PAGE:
|Bee afraid, very afraid.....|
Unperturbed, we strode up to the hive and decided to light the smoker. Two million struck matches later, the smoker wasn't smoking and the rain was coming on. 'Oh let's just get a look at them anyway,' I breezed, lifting off the top of the hive and the supers beneath.
Holy effing God.
I've never SEEN so many bees. And they were very pissed off at someone taking their roof off. They buzzed around our heads angrily and then I realised that my my skinny-jean clad groin was totally VIBRATING with angry honey bees.
Then I started to get stung. On a place that you don't want stung. Giving new meaning to the expression 'bee stung lips'. I hopped back a suitable distance and started brushing them off.
'Holy suffering mother of God!' and other expletives of a more colourful nature were erupting from behind my veil.
'Hiya mum!' a bright little voice called over the wall.
Sonshine was now out of school and watching me hopping about with a humming fanny, swearing my head off as the little blighters registered their fury at our intrusion.
'Jesus SAKES Sonshine, get AWAY from here - the bees are furious!' I shouted angrily.
'There's nothing up here mum', he assured me from his higher vantage point on the nearby road. 'They do all seem to be on your, erm, on your jeans,' he pointed helpfully.
I called over to the intrepid Nyree, telling her that I would shout instructions from a safer distance. She nodded and gave me the thumbs up.
'Take out the first frame and make sure the queen isn't on it. If she is, knock her back into the hive' I called. Nyree lifted out the first frame and started to inspect it for signs of viability.
'Where will I put it?' she called.
We didn't have a fancy storage box for it like the Ayrshire keepers, 'lie it next to the hive. Carefully!'
She duly did so and continued on to the next frame.
'I can see the queen, called Nyree'
Brilliant, that meant we still had a viable hive. Then the unthinkable happened. Nyree DROPPED the frame and the bees rose up, en masse like a terrifying dark cloud from a Hitchcock film, or an episode of David Attenborough's Life on Earth.
Echoing the classic scene in Young Frankenstein I shouted, as calmly as I could 'Put the frames back! PUT THE FRAMES BACK!!! We'll come back another day when it's not so damp. And we can get the damned smoker to work.' The bees sank down again and I gingerly returned to the hive to help lift the supers on and replaced the lid. Which I thought was VERY brave of me.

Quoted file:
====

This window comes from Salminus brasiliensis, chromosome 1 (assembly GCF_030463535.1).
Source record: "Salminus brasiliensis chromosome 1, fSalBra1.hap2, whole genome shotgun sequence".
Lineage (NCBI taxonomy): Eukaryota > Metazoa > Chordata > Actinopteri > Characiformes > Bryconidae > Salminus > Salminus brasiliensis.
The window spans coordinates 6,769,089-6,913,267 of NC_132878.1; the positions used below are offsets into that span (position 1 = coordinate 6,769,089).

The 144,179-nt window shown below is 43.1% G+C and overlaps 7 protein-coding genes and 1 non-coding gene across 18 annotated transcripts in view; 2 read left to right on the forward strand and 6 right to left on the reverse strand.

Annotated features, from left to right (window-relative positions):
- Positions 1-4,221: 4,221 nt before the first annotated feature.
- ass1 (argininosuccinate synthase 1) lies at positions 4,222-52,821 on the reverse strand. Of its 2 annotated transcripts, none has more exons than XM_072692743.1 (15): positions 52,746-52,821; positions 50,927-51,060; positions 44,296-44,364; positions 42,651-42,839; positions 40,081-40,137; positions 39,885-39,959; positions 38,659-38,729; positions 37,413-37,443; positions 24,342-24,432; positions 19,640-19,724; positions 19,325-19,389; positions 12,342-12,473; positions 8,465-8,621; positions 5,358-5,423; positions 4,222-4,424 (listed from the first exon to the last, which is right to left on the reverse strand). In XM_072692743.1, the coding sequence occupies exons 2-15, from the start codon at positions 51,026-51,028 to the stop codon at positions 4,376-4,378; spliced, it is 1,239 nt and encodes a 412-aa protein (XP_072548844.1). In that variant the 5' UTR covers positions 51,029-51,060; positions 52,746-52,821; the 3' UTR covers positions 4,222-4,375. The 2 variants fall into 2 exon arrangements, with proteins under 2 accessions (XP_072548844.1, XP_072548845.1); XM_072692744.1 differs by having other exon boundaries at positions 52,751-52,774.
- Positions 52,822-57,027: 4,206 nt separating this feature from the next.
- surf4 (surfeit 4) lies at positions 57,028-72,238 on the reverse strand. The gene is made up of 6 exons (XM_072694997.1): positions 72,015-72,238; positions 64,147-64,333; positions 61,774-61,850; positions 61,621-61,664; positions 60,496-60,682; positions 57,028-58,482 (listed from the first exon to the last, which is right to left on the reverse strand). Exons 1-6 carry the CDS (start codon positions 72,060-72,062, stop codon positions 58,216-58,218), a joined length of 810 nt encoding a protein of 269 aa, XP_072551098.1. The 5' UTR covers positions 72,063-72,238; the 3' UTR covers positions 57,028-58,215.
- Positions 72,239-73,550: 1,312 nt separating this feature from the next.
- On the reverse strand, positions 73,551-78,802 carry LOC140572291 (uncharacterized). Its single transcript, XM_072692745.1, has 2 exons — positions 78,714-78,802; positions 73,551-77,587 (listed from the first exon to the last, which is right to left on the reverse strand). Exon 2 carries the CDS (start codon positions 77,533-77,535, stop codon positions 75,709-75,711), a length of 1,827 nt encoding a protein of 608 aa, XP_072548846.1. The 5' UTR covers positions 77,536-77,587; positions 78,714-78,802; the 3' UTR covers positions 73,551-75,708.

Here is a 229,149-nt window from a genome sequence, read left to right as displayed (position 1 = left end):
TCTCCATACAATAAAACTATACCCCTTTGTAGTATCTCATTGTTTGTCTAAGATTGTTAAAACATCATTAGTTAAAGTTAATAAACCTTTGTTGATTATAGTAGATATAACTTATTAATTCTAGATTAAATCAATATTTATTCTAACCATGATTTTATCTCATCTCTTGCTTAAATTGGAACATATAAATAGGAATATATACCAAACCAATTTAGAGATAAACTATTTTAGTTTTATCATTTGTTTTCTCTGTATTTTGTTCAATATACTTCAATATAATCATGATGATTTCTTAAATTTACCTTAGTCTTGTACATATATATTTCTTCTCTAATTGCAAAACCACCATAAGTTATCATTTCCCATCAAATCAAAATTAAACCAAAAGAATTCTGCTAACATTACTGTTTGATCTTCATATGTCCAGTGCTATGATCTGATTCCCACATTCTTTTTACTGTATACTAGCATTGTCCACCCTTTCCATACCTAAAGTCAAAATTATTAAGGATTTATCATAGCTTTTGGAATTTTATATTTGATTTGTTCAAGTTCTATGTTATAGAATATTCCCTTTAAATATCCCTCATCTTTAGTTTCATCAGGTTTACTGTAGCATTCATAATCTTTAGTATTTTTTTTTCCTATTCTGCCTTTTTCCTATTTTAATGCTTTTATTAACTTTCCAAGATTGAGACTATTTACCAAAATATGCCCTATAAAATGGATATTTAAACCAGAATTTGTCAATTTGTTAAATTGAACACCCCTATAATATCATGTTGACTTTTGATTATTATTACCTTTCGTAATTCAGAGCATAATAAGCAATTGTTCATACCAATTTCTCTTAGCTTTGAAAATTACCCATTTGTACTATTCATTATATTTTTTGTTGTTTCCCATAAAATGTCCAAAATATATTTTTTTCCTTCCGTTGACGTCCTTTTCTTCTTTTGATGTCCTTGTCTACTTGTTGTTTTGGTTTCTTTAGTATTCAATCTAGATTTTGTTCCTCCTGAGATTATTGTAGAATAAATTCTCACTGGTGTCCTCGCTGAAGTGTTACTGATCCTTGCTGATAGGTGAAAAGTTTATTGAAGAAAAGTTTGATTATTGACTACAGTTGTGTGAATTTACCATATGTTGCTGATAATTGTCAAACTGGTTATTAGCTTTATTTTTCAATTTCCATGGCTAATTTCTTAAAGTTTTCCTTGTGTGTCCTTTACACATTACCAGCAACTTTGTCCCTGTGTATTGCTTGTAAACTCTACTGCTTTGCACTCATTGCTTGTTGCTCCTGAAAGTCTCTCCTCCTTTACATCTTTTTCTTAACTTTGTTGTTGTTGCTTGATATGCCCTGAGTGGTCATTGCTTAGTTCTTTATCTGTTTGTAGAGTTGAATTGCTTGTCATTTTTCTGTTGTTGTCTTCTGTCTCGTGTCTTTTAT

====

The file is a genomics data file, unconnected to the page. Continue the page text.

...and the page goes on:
We walked smartly to the edge of the clearing where the hive was, brushing irate bees off each other's backs and armpits.
I gingerly knocked them off my crotch. No more stings there, thank you very much.
We put the bee suits back in the storage cupboard and headed down to the car
'Well, that went very well,' said Nyree. I scanned her face for signs of irony, but there were none.
I had a fanny that was stung to bits, we had NO idea whether the queen had fallen on to the grass after the frame fell. The bees had shown us in no uncertain terms that THEY were the boss.
Actually, it HAD been really good fun.
This week the weather has been terrible. Winds so strong that they have blown over vans, demolished trees and sent slates crashing to the pavements like lethal weapons. Then we had hailstones that battered off the windows like spiteful fairy missiles; and rain. Endless bloody rain.
Monica phoned on Wednesday morning: 'The bees. There's been a disaster with the bees. The winds have knocked over the hive and there are dead bees everywhere.'
My heart twisted and sank. 'I've put everything back,' she continued. But there's not a lot of activity'.
Today is the first reasonably dry day since the bees were hit by the wind. Mike and I went up to the hivw, full of trepidation. Again we couldn't get the smoker to work. 'I don't think we'll need it,' he said solomnly. This time my nethers were protected by Tartarus's motorbike waterproofs. I roughly the size and shape of Belgium, but I didn't care. My heart was in my welly boots as we approached the utterly silent hive.
Dead bees lay on the threshold - bees usually carry their dead comrades away from the hive to protect the integrity of the hive. That wasn't a good sign.
'Are you ready?' asked Mike
He lifted off the lid and the supers....and there sat several hundred absolutely furious honey bees. I've never been so happy to be surrounded by angry, buzzing bodies.
'Right, let's put it back together, ' said Mike swiftly. 'We need the smoker to look at them more closely.'
As we walked away, a tiny bee tried to sting me through my leather glove. I carefully picked her off and checked that her sting was intact before flicking her off. 'You don't die today, sweetheart. Not today.'
Our hearts were buzzing as loudly as the bees as we returned to the car. A happy ending? No, not quite
Now the bad news. We've got to get them back off the island.......